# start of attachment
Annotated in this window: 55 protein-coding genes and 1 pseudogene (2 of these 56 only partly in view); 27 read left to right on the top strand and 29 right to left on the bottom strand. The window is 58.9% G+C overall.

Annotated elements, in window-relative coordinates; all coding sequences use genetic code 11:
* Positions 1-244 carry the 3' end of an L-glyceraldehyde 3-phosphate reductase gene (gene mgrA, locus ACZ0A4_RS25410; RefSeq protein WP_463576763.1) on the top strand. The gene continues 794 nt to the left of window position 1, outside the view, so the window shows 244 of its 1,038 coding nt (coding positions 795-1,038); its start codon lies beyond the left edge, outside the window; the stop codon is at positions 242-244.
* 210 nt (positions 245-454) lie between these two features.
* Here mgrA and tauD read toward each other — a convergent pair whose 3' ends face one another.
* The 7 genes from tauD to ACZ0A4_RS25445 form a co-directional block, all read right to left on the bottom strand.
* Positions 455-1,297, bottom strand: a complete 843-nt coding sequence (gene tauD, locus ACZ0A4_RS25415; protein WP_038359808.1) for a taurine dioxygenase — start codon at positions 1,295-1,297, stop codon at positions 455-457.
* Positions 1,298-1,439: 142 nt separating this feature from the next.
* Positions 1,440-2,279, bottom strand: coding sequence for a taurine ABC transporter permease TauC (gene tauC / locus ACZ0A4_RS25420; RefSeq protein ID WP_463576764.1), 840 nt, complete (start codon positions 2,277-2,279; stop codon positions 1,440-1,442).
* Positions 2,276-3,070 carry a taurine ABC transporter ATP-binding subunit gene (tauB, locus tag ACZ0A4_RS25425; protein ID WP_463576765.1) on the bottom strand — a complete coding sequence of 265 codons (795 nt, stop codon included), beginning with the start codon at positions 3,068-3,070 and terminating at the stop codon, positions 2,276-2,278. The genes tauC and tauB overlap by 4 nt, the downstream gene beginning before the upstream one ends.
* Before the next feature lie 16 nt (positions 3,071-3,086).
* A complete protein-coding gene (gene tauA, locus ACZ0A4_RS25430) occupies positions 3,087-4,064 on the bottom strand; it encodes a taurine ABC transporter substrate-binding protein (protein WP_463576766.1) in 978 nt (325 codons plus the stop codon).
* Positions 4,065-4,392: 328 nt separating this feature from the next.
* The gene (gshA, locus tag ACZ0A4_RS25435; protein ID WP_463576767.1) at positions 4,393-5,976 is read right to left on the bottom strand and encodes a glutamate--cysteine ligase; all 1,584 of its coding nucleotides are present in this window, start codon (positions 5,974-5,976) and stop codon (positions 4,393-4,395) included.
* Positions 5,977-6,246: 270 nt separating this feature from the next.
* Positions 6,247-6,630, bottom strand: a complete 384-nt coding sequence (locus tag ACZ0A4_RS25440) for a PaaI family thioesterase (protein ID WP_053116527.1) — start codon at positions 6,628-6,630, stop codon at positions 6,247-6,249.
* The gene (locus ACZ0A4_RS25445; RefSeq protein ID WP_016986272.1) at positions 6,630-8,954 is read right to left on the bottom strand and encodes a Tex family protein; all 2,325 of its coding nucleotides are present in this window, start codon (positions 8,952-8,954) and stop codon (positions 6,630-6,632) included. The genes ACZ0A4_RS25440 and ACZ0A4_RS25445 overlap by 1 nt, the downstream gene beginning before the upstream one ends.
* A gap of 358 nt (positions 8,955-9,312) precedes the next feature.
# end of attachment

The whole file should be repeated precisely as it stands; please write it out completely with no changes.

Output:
Annotated in this window: 55 protein-coding genes and 1 pseudogene (2 of these 56 only partly in view); 27 read left to right on the top strand and 29 right to left on the bottom strand. The window is 58.9% G+C overall.

Annotated elements, in window-relative coordinates; all coding sequences use genetic code 11:
* Positions 1-244 carry the 3' end of an L-glyceraldehyde 3-phosphate reductase gene (gene mgrA, locus ACZ0A4_RS25410; RefSeq protein WP_463576763.1) on the top strand. The gene continues 794 nt to the left of window position 1, outside the view, so the window shows 244 of its 1,038 coding nt (coding positions 795-1,038); its start codon lies beyond the left edge, outside the window; the stop codon is at positions 242-244.
* 210 nt (positions 245-454) lie between these two features.
* Here mgrA and tauD read toward each other — a convergent pair whose 3' ends face one another.
* The 7 genes from tauD to ACZ0A4_RS25445 form a co-directional block, all read right to left on the bottom strand.
* Positions 455-1,297, bottom strand: a complete 843-nt coding sequence (gene tauD, locus ACZ0A4_RS25415; protein WP_038359808.1) for a taurine dioxygenase — start codon at positions 1,295-1,297, stop codon at positions 455-457.
* Positions 1,298-1,439: 142 nt separating this feature from the next.
* Positions 1,440-2,279, bottom strand: coding sequence for a taurine ABC transporter permease TauC (gene tauC / locus ACZ0A4_RS25420; RefSeq protein ID WP_463576764.1), 840 nt, complete (start codon positions 2,277-2,279; stop codon positions 1,440-1,442).
* Positions 2,276-3,070 carry a taurine ABC transporter ATP-binding subunit gene (tauB, locus tag ACZ0A4_RS25425; protein ID WP_463576765.1) on the bottom strand — a complete coding sequence of 265 codons (795 nt, stop codon included), beginning with the start codon at positions 3,068-3,070 and terminating at the stop codon, positions 2,276-2,278. The genes tauC and tauB overlap by 4 nt, the downstream gene beginning before the upstream one ends.
* Before the next feature lie 16 nt (positions 3,071-3,086).
* A complete protein-coding gene (gene tauA, locus ACZ0A4_RS25430) occupies positions 3,087-4,064 on the bottom strand; it encodes a taurine ABC transporter substrate-binding protein (protein WP_463576766.1) in 978 nt (325 codons plus the stop codon).
* Positions 4,065-4,392: 328 nt separating this feature from the next.
* The gene (gshA, locus tag ACZ0A4_RS25435; protein ID WP_463576767.1) at positions 4,393-5,976 is read right to left on the bottom strand and encodes a glutamate--cysteine ligase; all 1,584 of its coding nucleotides are present in this window, start codon (positions 5,974-5,976) and stop codon (positions 4,393-4,395) included.
* Positions 5,977-6,246: 270 nt separating this feature from the next.
* Positions 6,247-6,630, bottom strand: a complete 384-nt coding sequence (locus tag ACZ0A4_RS25440) for a PaaI family thioesterase (protein ID WP_053116527.1) — start codon at positions 6,628-6,630, stop codon at positions 6,247-6,249.
* The gene (locus ACZ0A4_RS25445; RefSeq protein ID WP_016986272.1) at positions 6,630-8,954 is read right to left on the bottom strand and encodes a Tex family protein; all 2,325 of its coding nucleotides are present in this window, start codon (positions 8,952-8,954) and stop codon (positions 6,630-6,632) included. The genes ACZ0A4_RS25440 and ACZ0A4_RS25445 overlap by 1 nt, the downstream gene beginning before the upstream one ends.
* A gap of 358 nt (positions 8,955-9,312) precedes the next feature.